Treating the Indonesian Diabetes Pandemic: A Case Study from Novo Nordisk
Danish pharmaceutical company Novo Nordisk has released a new case study that examines the challenges for diabetes care in Indonesia. The study reflects the company's work to provide diabetes care across Indonesia, a country where millions of people have diabetes but less than one per cent receives proper treatment.
"If action is not taken, demand for healthcare will outstrip Indonesia's ability to provide it," said Charlotte ErsbÃ¸ll, a corporate vice president at Novo Nordisk in charge of global stakeholder engagement. "In the end, it will be people with diabetes and their families that will carry the highest cost."
Last year, Novo Nordisk sold more than $60 billion worth of diabetes products worldwide, all while achieving some of the most prestigious corporate social responsibility accolades, including earning the top ranking on Corporate Knight's list of Global 100 Most Sustainable Corporations.
The case study, published last week as the fifth installment of Novo Nordisk's Blueprint for Change series, examines the barriers that limit the accessibility of quality diabetes care and identifies opportunities to address them.
According to the analysis, Indonesia suffers from a lack of awareness about diabetes. Many of the 7.6 million Indonesians who have diabetes are unaware that the disease exists, and 59 percent of cases go undiagnosed. Only one in eight of those suffering from diabetes receive insulin treatment.
Indonesia is a country in transition. The economy has grown by nearly 6 percent for the last decade, and economic opportunity is expected to bring some 32 million rural Indonesians to the city by 2030. City life often means less exercise and poorer diet, both of which can contribute to higher rates of diabetes.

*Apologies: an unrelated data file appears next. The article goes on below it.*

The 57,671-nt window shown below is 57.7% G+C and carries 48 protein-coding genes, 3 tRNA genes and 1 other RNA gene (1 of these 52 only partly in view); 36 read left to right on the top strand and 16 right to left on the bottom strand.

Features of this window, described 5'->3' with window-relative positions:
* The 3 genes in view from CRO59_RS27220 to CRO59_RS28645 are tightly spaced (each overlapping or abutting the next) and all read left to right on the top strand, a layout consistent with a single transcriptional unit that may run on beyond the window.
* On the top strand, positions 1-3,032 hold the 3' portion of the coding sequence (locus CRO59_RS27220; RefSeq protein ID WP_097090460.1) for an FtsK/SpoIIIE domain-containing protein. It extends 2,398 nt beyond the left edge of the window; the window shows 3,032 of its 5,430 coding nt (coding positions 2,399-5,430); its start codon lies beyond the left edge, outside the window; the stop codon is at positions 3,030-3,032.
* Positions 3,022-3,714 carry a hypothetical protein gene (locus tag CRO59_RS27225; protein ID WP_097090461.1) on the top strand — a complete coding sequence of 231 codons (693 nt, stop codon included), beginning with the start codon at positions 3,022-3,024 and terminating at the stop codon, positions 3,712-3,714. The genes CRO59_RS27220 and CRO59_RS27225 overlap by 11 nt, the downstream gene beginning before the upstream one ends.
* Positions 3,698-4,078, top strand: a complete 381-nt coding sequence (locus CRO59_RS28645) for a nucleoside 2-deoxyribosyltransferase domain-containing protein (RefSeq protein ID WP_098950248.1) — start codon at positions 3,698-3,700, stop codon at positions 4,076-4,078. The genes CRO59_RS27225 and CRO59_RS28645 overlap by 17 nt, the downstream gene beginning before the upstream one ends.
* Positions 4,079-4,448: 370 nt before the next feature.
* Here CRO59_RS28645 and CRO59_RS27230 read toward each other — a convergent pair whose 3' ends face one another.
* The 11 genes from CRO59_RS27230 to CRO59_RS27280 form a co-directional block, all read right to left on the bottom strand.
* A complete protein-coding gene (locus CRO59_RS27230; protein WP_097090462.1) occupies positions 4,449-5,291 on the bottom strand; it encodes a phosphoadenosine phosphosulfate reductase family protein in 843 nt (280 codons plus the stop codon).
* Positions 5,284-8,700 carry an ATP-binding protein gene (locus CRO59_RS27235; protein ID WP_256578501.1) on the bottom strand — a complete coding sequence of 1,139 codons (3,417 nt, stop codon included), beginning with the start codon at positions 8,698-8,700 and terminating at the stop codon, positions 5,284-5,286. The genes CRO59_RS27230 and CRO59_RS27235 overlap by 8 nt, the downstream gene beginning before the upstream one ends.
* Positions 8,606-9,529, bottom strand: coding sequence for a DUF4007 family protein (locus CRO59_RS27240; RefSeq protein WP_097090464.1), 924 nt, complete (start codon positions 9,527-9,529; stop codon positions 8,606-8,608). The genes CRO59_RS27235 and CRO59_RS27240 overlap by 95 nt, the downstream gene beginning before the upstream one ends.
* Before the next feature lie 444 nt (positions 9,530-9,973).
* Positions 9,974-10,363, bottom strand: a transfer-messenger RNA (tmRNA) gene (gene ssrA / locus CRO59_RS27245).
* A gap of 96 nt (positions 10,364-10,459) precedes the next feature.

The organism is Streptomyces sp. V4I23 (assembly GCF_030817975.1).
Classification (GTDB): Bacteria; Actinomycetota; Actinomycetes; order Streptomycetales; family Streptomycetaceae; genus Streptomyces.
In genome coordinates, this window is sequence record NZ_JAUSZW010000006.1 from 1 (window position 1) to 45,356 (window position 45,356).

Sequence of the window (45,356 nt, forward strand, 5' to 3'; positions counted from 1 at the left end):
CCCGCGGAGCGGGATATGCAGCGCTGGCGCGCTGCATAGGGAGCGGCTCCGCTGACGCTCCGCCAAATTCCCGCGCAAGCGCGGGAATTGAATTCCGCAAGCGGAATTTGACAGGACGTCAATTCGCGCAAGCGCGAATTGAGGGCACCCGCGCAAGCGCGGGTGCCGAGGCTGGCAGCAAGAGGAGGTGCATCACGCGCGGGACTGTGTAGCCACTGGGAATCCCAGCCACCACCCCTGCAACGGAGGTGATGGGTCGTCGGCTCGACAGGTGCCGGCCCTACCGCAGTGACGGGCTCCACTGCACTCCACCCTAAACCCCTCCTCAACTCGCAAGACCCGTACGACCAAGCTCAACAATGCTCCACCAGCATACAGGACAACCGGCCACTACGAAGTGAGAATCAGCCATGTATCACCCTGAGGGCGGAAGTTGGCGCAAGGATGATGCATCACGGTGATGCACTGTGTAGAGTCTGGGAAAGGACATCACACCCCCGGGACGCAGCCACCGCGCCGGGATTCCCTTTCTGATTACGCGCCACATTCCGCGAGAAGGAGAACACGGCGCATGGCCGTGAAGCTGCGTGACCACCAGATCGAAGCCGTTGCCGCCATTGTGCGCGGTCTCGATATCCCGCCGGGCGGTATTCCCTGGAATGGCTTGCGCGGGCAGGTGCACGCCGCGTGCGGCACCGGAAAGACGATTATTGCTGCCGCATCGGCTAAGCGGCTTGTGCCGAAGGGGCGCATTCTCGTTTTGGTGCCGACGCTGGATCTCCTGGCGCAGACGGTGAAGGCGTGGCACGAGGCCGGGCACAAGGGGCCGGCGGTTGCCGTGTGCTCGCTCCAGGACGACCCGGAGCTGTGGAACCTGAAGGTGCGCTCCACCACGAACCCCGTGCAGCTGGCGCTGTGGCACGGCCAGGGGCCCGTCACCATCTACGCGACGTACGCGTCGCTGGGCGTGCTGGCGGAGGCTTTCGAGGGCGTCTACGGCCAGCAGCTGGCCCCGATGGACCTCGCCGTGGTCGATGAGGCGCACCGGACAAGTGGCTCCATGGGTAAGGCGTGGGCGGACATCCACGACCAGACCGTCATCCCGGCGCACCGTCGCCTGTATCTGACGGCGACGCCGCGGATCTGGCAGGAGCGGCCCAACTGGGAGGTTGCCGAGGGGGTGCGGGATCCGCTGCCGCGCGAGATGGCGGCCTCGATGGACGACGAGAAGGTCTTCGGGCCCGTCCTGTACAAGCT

To meet this challenge, the Novo Nordisk study recommends across-the-board investments in diabetes awareness and training, both for the general population and health care professionals. Novo Nordisk estimates that if its recommendations were adopted, more than 400,000 diabetes-related kidney failures could be prevented and nearly $6 billion USD could be saved in treatment costs.
"Novo Nordisk is committed to working together with local authorities, investors and NGOs to build trust and confidence among patients, healthcare practitioners and policy makers," said Sandeep Sur, general manager of Novo Nordisk Indonesia. "We must leverage all our joint capabilities and competences if we want to improve knowledge, treatment and better care."
To that end, Novo Nordisk launched its INSPIRE program in 2010 to train Indonesian internists about diagnosing and treating diabetes. By the end of 2012, Novo Nordisk trained 1,200 internists, and the company hopes to train another 1,280 during 2013.
In 2012, Novo Nordisk expanded its INSPIRE program to begin training general practitioners. The company estimates that the average Indonesian general practitioner receives only two hours of diabetes education during medical training, hardly enough to provide the skills necessary to screen for diabetes, manage its complications, or advise patients on proper nutrition. Novo Nordisk has found that its training of general practitioners has been even more effective than its training of internists.
Sidartawan Soegondo, President of the Indonesian Diabetes Association, lauded the investments Novo Nordisk has made to bring diabetes education to his country.
"Everything started with Novo Nordisk," said Seogondo. "We would not have existed without the partnership from Novo Nordisk. Their first investment was the salary of a nurse, and thereafter the ball got rolling."